Active learning module assessment and the development and testing of a new prototyping planning tool
MetadataShow full item record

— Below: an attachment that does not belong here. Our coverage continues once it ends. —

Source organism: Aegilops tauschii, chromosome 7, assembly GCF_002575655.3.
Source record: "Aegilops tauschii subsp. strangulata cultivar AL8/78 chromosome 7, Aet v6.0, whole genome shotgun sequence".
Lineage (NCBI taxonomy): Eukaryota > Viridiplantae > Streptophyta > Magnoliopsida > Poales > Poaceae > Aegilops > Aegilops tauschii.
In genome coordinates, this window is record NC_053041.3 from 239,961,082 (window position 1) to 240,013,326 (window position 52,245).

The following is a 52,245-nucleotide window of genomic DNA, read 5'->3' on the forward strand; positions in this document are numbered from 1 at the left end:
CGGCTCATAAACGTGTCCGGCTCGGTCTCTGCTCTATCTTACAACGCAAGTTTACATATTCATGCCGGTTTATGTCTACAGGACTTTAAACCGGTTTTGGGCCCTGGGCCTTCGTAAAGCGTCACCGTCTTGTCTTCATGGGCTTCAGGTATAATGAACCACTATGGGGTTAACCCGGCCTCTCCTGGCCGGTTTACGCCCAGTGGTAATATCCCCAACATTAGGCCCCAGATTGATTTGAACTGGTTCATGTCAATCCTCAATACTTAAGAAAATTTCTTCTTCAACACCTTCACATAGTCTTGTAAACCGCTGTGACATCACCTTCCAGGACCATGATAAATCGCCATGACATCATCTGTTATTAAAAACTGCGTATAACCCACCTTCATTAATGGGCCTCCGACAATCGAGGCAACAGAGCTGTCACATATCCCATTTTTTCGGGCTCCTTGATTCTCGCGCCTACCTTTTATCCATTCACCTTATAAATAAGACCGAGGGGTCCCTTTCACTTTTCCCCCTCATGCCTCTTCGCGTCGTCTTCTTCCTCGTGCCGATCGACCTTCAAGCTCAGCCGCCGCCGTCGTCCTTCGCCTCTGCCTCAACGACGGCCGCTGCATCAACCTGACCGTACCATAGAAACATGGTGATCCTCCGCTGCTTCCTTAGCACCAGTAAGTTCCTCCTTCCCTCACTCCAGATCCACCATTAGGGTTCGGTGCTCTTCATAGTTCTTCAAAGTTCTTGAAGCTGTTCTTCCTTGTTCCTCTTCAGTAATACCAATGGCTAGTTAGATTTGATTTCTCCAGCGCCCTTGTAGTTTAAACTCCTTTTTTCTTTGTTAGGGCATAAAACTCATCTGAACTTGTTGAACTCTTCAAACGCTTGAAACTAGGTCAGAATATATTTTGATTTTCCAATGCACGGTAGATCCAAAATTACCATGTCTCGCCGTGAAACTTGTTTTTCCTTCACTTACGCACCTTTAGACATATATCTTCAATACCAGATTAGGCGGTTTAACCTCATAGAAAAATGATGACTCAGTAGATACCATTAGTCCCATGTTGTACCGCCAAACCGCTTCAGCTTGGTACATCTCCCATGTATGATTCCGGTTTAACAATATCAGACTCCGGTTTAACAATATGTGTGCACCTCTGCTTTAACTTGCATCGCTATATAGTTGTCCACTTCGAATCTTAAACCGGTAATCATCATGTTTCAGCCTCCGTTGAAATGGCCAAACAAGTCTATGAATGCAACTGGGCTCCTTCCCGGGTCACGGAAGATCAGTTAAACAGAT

This thesis contains the research findings from my participation in two research projects. The first is the development and assessment of Active Learning Modules (ALMs) for engineering students. The ALMs assist students in learning complex Finite Element Analysis (FEA) principles. We measure the effectiveness of the modules by issuing pre- and post-module quizzes and analyze the differences of the quiz scores. Active learning modules are used to meet the needs of all students’ learning styles. Each student who uses an ALM takes a series of learning style assessment quizzes (MBTI, LIS …). We statistically compare the learning styles and quiz scores to ensure all learning styles are improving equally well. In cases where they are not, we created a tool to make suggestions to the ALM developer on how to adjust the ALM to meet the needs of the outlying learning style group(s). Following modification, the implementation and evaluation process of the ALM is repeated. My second area of research focused on the development of a concise prototype strategy development tool. This tool guides engineering product development teams through six critical prototype strategy choices: (1) How many concepts should be prototyped? (2) How many iterations of a concept should be built? (3) Should the prototype be virtual or physical? (4) Should subsystems be isolated? (5) Should the prototype be scaled? (6) Should the design requirements be temporarily relaxed? This list of choices is not comprehensive but served as a starting point for this groundbreaking research. The tool was tested at The University of Texas at Austin and the United States Air Force Academy. Results indicate the method did improve students’ performance across a number of assessment metrics.